FOR the past two weeks I have been writing about Summerhill School, the Free School/Democratic School movement, and I still find there is more to write and think about.
The schools systems of today focus too much on skills and knowledge. Yes, there is the customary, perfunctory mention of emphasizing values and attitudes, but let’s face it, it’s really just all about grades -- even if the teachers, the principal or the school owner says otherwise, the system itself speaks louder than all of them. Get good grades and you’re ok. Get bad grades and you’re out. Get very high grades and you’re a superstar.
I also do not understand this idea of teaching values as a subject and giving grades based on it. For example, a school might have an item on the report card that says “Honesty.” How in the world can a teacher grade that unless they follow each child every minute of their lives?
Children easily see through falseness and hypocrisy. One day, my elementary kid came to me and asked, “Why is it that during school accreditation, the restrooms are extra clean and suddenly have soap and toilet paper? And why is everyone cautioned to not be loud and boisterous, and to smile and greet the visitors?”
And it doesn’t only happen in my child’s school but in a lot of major private and public schools. In fact, fictionist Gilda Cordero-Fernando wrote a short story about this phenomenon decades ago entitled “Visitation of the Gods” and captures to perfection the tragically comic way school personnel and officials pander to the “gods” of accreditation.
How can a school talk about honesty when it does things like this? Children get the message loud and clear and it doesn’t matter how many lectures the teachers give on honesty.
Or how about “reverence to God?” How do you measure that? How do you know if that merits an A or a B or a C or even a D? And what if the child believes in another god, or a goddess, or gods, or doesn’t believe in any god at all?
Words are cheap, and words in a lecture are even cheaper. The best way to teach is by example and experience.
This is why the self-government structure of Summerhill intrigues me. Everyone, even 5-year olds, get a vote -- and teachers don’t get more votes than students. At a very young age, children learn that their voice matters. They learn to express their thoughts and ideas. They learn the value of cooperation, agreement, and keeping their word. They design their own laws, their own system of rewards and punishment, and even their own system of enforcement. By experience, not just by textbook, they learn how democracy works.
That is the central system and structure of a free school -- not the subjects -- those are left for the students to explore by themselves according to their interest. I think it is a far better teaching method than any bunch of lectures can provide.
I read about a teacher’s account of a student who came from a traditional school (I’m not sure whether this was Summerhill or some other democratic school -- I cannot find the source anymore). When that boy found out that he could do anything he wanted in this school, he promptly went to the couch and slept.
That’s all that he did for the entire year. Every day, he would come to school, go to the couch, and sleep -- and no one bothered him about it, not the teachers or other students. He was exercising his freedom to do it, and he wasn’t bothering anyone or impinging on someone else’s freedom. So he was left alone.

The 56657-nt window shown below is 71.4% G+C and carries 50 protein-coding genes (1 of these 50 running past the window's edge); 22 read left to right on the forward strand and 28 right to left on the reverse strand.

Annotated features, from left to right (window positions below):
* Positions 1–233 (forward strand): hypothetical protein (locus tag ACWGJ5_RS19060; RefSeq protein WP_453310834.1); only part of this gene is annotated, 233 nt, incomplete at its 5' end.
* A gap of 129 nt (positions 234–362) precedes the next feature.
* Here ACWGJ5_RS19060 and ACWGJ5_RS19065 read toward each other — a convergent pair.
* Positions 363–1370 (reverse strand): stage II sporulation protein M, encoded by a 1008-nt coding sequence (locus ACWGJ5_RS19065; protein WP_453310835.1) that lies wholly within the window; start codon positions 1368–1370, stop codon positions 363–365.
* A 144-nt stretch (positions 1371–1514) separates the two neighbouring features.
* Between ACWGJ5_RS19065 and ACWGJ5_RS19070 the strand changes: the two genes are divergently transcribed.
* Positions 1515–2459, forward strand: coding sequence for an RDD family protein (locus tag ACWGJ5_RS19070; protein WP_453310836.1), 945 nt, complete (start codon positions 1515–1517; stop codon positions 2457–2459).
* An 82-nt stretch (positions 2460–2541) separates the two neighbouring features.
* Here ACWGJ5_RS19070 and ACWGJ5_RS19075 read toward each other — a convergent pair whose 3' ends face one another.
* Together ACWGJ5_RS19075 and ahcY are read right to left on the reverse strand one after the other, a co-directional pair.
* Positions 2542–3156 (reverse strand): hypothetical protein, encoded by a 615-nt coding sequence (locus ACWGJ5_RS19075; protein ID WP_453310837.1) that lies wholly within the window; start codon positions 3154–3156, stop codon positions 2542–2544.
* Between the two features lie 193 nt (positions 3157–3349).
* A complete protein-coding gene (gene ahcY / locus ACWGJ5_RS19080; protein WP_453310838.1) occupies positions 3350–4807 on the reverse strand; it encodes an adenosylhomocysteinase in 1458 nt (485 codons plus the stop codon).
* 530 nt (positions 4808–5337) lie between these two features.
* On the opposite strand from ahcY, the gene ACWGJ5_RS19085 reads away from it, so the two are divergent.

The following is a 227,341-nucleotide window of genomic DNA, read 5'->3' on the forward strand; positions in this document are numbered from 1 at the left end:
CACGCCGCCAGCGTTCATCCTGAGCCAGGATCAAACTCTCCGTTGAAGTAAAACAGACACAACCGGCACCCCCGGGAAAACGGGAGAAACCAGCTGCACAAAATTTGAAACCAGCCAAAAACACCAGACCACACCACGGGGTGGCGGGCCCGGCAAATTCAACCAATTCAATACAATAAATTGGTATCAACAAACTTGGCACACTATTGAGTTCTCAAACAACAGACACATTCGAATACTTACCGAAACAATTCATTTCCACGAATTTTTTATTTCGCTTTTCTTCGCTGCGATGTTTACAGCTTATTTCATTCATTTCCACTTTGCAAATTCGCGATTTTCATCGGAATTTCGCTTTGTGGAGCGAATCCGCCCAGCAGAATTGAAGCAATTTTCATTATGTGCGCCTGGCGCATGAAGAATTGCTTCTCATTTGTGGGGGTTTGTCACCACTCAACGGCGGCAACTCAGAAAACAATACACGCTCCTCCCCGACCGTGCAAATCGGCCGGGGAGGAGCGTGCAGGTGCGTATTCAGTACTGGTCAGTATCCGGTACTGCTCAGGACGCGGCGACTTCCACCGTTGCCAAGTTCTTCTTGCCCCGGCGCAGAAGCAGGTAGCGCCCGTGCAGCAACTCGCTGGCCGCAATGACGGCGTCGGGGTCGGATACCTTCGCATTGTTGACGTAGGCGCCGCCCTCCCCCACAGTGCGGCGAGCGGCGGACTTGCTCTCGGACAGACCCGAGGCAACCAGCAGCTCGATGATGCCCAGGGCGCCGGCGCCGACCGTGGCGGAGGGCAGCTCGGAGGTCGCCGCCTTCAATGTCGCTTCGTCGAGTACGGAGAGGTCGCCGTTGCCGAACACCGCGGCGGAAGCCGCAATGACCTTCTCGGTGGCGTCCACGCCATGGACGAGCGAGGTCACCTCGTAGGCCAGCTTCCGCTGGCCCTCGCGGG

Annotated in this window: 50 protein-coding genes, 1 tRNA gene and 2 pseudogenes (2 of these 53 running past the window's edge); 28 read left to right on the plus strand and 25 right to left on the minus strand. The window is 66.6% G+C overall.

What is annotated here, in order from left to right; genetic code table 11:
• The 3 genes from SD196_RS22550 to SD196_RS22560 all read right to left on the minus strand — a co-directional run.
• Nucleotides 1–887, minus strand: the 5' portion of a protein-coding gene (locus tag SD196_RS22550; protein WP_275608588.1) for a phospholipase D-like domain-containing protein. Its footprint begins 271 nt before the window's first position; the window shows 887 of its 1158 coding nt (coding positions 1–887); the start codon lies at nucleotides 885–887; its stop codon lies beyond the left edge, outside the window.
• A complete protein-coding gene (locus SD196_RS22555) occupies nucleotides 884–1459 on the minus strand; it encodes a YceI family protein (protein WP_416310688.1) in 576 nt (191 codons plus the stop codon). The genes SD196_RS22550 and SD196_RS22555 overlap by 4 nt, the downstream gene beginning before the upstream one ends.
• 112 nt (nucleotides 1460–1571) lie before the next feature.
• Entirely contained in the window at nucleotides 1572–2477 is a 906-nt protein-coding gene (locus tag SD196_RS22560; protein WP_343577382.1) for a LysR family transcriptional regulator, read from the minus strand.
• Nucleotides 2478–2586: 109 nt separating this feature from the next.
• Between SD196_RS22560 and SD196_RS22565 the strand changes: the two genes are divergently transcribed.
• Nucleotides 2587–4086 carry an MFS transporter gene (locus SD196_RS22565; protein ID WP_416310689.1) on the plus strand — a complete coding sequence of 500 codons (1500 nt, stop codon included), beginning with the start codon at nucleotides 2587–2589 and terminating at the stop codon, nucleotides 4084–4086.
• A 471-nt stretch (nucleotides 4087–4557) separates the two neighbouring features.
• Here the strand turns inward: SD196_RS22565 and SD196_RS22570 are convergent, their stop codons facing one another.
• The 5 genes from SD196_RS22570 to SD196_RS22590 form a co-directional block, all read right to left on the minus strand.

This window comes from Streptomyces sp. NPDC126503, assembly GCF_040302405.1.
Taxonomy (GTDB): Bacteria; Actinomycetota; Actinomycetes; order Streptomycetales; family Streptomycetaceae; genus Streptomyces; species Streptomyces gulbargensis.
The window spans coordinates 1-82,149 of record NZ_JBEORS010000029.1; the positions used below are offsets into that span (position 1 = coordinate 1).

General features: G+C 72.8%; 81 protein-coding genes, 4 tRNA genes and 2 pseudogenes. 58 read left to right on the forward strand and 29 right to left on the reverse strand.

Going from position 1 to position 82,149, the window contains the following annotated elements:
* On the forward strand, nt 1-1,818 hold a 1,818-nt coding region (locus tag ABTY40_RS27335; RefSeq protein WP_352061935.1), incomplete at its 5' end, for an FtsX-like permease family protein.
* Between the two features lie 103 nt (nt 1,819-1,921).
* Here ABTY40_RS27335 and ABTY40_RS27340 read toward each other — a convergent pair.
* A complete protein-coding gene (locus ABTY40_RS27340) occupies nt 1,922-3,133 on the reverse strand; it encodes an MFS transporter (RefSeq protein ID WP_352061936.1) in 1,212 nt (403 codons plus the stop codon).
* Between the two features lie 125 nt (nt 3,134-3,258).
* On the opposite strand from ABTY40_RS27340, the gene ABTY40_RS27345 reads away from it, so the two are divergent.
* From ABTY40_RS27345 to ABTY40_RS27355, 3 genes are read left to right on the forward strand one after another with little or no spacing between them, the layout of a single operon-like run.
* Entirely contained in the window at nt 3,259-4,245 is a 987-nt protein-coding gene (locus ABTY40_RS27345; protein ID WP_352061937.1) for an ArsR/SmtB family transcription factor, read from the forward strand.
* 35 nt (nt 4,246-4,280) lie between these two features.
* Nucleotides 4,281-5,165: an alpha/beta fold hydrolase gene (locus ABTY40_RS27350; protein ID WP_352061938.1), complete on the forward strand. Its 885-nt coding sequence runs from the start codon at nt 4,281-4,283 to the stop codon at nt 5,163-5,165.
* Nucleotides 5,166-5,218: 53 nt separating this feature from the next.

The following year, he proceeded to do that again. Until at around the middle of the year, he approached a teacher and asked how one becomes president of the self-government system. The teacher tells him that he has to get others to vote for him.
“Well, I want to be president,” this boy says.
“And how do you expect people to vote for you if all you do is sleep all day? People have to hear you. They have to know what you can do for them. They have to see that voting for you will be in their best interests,” replied the teacher.
So from that day forward, the boy stopped sleeping on the couch and began doing other things and interacting with the other student. He became active and popular and yes, he indeed became president shortly after.
Sometimes, like plants, all children need is space and time to grow and mature. All the nudging and shaping that we do often doesn’t really help and might even cause resentment and fixation on that which was denied them.
Let me leave you with this little food for though from A.S. Neill himself, “There is no case whatever for the moral instruction of children. It is psychologically wrong. To ask a little child to be unselfish is wrong. Every child is an egoist. The world belongs to him. His power of wishing is strong; he has only to wish and he is king of the earth. When he is given an apple his one wish is to eat that apple. And the chief result of mother’s encouraging him to share his very own apple with his little brother is to make him hate the little brother.
Altruism comes later, comes naturally if the child is not taught to be unselfish; probably never comes at all when the child is taught to be unselfish. The young altruist is merely the child who likes to please others while he is satisfying his own selfishness.”
Email me at firstname.lastname@example.org. View previous articles at www.freethinking.me.